A typical Tanglewood conservatory might feature mahogany woodwork, mosaic floors, dentil molding, a curved copper roof and ornate cupola at its center.
Each is different and can take up to six months or more to build. The company only makes about two dozen in an average year.
"I would say that price is way, way down the ladder of what's important to these people as reasons for hiring us," said Alan L. Stein, an artist and architect who founded Tanglewood in the early 1990s with his wife, Nancy Virts.
Gopal Ahluwalia, vice president of research at the National Association of Home Builders, said conservatories and sunrooms are gaining popularity as buyers of luxury homes seek unusual spaces.
The market is small, consisting mostly of homes costing more than $1 million. That accounts for perhaps 1 million homes in the United States, he said.
"People are not buying these [rooms] to meet a functional space need," he said. "It's a lifestyle."
Growing from tradition
Tanglewood doubled its production space in 2000, and again last year. Its sales were about $3 million last year, about 50 percent more than in 2003, Stein said. He expects to double in size again in the next three years.
The company, which began with a handful of craftsmen, has 30 employees and expects to hire more as it grows.
"Of course, boat building and shipbuilding are part of this area's history going back 300 years," Stein said of his Eastern Shore location. "We've got some really terrific craftsmen here such that I'm just awed by them and what they're able to do."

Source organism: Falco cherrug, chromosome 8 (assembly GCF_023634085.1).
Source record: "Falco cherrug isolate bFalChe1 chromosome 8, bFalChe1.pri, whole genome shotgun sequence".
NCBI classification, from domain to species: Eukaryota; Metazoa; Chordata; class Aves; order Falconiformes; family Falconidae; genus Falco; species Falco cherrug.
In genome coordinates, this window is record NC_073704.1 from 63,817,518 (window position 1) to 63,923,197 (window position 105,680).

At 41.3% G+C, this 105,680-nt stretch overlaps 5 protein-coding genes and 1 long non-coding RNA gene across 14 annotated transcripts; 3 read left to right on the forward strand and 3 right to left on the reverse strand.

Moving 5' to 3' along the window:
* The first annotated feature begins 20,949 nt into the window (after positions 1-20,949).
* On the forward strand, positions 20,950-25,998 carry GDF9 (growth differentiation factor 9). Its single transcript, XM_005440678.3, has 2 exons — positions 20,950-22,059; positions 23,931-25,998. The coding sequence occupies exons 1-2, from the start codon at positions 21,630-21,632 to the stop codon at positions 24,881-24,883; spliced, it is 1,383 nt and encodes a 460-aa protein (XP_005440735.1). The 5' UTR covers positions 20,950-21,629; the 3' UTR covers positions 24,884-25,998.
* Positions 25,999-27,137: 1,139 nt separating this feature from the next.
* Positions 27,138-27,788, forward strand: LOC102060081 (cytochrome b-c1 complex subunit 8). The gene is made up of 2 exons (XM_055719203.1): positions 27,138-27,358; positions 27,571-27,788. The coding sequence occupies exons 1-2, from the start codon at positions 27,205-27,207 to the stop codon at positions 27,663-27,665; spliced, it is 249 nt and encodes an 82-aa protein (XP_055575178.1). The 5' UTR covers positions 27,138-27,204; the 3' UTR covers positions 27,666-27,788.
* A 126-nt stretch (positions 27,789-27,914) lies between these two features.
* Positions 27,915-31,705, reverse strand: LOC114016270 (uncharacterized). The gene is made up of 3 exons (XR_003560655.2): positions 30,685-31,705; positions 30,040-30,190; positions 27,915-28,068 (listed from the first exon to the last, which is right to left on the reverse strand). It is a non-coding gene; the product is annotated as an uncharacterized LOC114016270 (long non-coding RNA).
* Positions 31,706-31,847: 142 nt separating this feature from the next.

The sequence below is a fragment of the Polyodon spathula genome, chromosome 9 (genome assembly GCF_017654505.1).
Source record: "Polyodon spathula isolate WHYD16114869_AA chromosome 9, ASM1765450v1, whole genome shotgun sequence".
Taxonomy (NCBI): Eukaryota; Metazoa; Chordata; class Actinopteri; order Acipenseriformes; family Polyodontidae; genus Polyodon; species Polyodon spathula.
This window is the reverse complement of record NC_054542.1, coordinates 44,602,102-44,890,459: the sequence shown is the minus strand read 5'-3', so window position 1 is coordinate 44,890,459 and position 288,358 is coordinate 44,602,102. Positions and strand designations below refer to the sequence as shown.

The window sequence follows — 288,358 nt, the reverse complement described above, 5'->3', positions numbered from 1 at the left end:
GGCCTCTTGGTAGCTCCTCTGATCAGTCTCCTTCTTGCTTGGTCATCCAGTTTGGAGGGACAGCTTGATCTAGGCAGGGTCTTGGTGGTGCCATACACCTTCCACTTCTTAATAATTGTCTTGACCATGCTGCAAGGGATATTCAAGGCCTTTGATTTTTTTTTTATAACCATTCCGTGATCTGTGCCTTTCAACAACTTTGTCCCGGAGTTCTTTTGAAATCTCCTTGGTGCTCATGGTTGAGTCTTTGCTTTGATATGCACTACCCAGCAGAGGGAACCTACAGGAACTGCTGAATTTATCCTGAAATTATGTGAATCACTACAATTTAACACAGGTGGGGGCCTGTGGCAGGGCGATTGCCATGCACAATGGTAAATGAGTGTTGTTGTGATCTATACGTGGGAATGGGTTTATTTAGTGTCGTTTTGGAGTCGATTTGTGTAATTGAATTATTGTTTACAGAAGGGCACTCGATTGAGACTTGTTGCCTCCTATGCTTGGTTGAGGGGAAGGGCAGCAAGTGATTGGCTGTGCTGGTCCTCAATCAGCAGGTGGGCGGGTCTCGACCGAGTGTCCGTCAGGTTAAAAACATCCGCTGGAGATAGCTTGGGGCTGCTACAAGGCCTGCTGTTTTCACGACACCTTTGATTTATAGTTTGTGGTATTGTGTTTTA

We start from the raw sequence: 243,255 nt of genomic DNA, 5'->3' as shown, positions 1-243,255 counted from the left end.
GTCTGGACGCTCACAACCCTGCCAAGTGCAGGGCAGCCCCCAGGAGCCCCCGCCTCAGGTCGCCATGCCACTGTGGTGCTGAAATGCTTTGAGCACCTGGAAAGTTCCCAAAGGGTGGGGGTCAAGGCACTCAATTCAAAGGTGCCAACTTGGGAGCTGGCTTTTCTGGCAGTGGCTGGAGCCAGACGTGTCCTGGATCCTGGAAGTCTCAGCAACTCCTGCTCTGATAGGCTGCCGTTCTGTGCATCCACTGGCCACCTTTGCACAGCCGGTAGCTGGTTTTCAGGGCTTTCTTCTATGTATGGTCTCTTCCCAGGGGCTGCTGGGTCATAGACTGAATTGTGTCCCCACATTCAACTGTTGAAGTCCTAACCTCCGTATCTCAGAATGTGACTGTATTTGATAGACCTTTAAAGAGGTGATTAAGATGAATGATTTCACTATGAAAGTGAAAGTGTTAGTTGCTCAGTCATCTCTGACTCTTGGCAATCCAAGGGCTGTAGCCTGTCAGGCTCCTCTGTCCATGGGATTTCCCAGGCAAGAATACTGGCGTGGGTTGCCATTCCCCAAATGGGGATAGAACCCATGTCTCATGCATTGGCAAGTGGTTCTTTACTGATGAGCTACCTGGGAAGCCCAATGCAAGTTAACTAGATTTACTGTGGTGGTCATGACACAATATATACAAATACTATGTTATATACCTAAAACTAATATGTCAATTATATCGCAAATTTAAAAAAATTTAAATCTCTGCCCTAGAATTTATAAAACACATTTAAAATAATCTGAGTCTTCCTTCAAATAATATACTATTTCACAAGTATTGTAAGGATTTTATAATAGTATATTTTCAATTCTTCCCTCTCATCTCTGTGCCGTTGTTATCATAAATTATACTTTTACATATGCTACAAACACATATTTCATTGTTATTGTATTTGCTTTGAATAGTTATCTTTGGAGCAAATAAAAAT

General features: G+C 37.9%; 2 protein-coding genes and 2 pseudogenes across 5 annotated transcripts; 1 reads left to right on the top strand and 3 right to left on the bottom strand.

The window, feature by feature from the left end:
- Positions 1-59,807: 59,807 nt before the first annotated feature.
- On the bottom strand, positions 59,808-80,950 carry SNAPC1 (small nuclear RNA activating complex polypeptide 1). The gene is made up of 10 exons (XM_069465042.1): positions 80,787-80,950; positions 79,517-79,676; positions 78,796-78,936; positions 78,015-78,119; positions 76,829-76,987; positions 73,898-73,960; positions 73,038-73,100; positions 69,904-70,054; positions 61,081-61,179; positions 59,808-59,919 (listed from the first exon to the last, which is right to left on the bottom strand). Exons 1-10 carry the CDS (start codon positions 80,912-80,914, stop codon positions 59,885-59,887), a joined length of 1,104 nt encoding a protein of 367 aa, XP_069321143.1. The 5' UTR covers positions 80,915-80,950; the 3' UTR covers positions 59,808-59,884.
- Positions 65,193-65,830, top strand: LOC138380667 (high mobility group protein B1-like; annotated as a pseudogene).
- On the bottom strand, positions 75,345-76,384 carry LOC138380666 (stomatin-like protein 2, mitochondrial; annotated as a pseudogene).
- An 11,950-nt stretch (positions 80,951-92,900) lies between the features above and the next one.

Stein's history is one of entrepreneurship and craftsmanship. As a kid, he spent hours in his father's basement workshop, fashioning such things as primitive computers and a wooden safe with moving parts.
Later, he graduated to building go-carts and mini-bikes with fantastical designs.
"I would take old bikes and cut them up with a hack saw and take them to a body shop ... and for $5 they would weld anything I'd bring to them," he said.
After high school, Stein spent two years studying art before his love for building inspired a change in majors to architecture.
He earned his professional degree from the University of Maryland, College Park and went to work for a local architect in the early 1980s.
Sitting behind a desk proved too stifling for Stein, who started a series of remodeling and design ventures that eventually led to the creation of Tanglewood.
As orders grew, the company started having problems maintaining quality. Parts were being shipped to the wrong job sites, and mistakes were showing up in the manufacturing process. Tanglewood exhibited all of the classic signs of a company outgrowing its roots as a small, seat-of-the-pants enterprise.